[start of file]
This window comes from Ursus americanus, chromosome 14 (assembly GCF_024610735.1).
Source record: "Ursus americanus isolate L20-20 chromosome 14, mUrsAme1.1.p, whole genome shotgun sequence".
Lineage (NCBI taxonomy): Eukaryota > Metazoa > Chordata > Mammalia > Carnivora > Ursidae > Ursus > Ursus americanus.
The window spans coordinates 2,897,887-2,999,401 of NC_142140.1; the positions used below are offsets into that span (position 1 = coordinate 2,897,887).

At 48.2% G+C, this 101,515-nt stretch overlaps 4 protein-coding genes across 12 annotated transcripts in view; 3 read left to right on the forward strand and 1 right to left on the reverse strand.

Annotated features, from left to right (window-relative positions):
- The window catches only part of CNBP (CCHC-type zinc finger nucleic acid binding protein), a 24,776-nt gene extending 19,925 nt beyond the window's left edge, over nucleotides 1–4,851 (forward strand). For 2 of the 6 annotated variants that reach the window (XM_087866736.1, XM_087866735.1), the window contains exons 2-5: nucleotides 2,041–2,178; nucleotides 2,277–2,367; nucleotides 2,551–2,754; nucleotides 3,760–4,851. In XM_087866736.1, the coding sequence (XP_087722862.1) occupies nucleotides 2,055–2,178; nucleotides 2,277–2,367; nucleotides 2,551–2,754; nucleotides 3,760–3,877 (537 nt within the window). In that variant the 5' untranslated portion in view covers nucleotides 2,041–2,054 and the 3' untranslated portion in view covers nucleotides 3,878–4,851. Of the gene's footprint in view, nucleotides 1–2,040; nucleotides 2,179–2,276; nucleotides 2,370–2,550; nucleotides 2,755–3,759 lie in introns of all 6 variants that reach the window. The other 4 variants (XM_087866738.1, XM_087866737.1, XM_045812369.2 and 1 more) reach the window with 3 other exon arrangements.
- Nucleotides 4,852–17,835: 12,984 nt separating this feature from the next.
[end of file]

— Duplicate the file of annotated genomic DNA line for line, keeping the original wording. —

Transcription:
This window comes from Ursus americanus, chromosome 14 (assembly GCF_024610735.1).
Source record: "Ursus americanus isolate L20-20 chromosome 14, mUrsAme1.1.p, whole genome shotgun sequence".
Lineage (NCBI taxonomy): Eukaryota > Metazoa > Chordata > Mammalia > Carnivora > Ursidae > Ursus > Ursus americanus.
The window spans coordinates 2,897,887-2,999,401 of NC_142140.1; the positions used below are offsets into that span (position 1 = coordinate 2,897,887).

At 48.2% G+C, this 101,515-nt stretch overlaps 4 protein-coding genes across 12 annotated transcripts in view; 3 read left to right on the forward strand and 1 right to left on the reverse strand.

Annotated features, from left to right (window-relative positions):
- The window catches only part of CNBP (CCHC-type zinc finger nucleic acid binding protein), a 24,776-nt gene extending 19,925 nt beyond the window's left edge, over nucleotides 1–4,851 (forward strand). For 2 of the 6 annotated variants that reach the window (XM_087866736.1, XM_087866735.1), the window contains exons 2-5: nucleotides 2,041–2,178; nucleotides 2,277–2,367; nucleotides 2,551–2,754; nucleotides 3,760–4,851. In XM_087866736.1, the coding sequence (XP_087722862.1) occupies nucleotides 2,055–2,178; nucleotides 2,277–2,367; nucleotides 2,551–2,754; nucleotides 3,760–3,877 (537 nt within the window). In that variant the 5' untranslated portion in view covers nucleotides 2,041–2,054 and the 3' untranslated portion in view covers nucleotides 3,878–4,851. Of the gene's footprint in view, nucleotides 1–2,040; nucleotides 2,179–2,276; nucleotides 2,370–2,550; nucleotides 2,755–3,759 lie in introns of all 6 variants that reach the window. The other 4 variants (XM_087866738.1, XM_087866737.1, XM_045812369.2 and 1 more) reach the window with 3 other exon arrangements.
- Nucleotides 4,852–17,835: 12,984 nt separating this feature from the next.